Colorado Supreme Court Upholds Law Banning Magazines Greater Than 15 Rounds
By Jake Dima –
The Colorado Supreme Court upheld a law Monday banning the possession of gun magazines capable of holding more than 15 rounds of ammunition despite opposition from gun rights advocates.
Justice Monica M. Márquez wrote the majority opinion, calling the gun control legislation “a reasonable exercise of the police power that has neither the purpose nor effect of nullifying the right to bear arms in self-defense.”
The ruling against civilian ownership of high capacity magazines passed 7-0, according to NBC 9.
The Rocky Mountain Gun Owners (RMGO), a local firearms-rights group, filed the lawsuit against Colorado in November 2019, citing a provision in the state constitution guaranteeing the right to protect lives and property.
The RMGO lost in court but claimed to have won on what they called “two important points.”
“First, the Colorado Supreme Court overturned an older ruling that would have nullified the Colorado Constitution’s right to keep and bear arms. Second, they protected virtually all removable base plate magazines, which could have criminalized hundreds of thousands of gun owners,” Executive Director of the RMGO Dudley Brown said in a Monday press release.
PRESS RELEASE: Colorado Supreme Court Rules Against Gun Owners in 2013 Mag Ban Case #coleg #copolitics pic.twitter.com/iRU7P21kuB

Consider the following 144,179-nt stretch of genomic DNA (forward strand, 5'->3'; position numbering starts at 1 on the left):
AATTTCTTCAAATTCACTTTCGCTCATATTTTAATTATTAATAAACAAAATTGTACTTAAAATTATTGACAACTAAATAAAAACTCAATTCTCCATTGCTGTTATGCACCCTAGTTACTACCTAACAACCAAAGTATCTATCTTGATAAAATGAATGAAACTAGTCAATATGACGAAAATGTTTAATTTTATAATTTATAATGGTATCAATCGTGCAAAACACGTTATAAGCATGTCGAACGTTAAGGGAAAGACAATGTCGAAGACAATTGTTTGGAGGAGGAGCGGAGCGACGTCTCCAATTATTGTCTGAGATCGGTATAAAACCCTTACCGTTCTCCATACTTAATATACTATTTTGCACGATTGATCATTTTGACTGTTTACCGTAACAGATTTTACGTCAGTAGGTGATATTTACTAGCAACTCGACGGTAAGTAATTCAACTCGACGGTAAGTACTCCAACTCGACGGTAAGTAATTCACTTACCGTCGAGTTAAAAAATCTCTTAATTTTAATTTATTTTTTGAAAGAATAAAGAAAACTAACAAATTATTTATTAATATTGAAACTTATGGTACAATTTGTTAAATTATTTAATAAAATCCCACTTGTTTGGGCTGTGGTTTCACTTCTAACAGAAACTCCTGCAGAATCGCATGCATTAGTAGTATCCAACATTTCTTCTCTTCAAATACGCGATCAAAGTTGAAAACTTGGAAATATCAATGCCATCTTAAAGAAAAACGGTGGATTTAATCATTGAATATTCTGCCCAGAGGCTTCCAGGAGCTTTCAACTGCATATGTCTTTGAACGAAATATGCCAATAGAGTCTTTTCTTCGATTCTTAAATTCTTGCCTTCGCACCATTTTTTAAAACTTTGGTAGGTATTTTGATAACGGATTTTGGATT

— Rocky Mtn Gun Owners (@RMGunOwners) June 29, 2020
Removable base plate magazines have a detachable portion at the bottom that allows a user to access the interior of the magazine to swap out a spring or add a capacity extension.
The magazine ban was spearheaded by then-Colorado Gov. John Hickenlooper following the 2012 Aurora shooting which left 12 dead and 70 injured, according to the Associated Press.
“The large-capacity magazine law will decrease the deadly impacts of mass shootings by reducing the number of people who will be harmed during a mass shooting incident, and it will save lives,” then-Colorado Attorney General Phil Weiser previously said in support of the law, according to the AP. “It also honors Coloradans’ right to bear arms for personal defense. That is why we are asking the Colorado Supreme Court to uphold this law.”
The 2013 restriction forced Magpul Industries, a major player in the polymer firearm magazine and accessory industry, to move their headquarters to Texas a year later, according to NBC 5.
“Moving operations to locations that support our culture of individual liberties and personal responsibility is important,” Magpul CEO Richard Fitzpatrick said in a statement obtained by the local outlet. “Moving to a true multi-state operation will also allow Magpul to utilize the strengths of both Texas and Wyoming as we continue to expand.”
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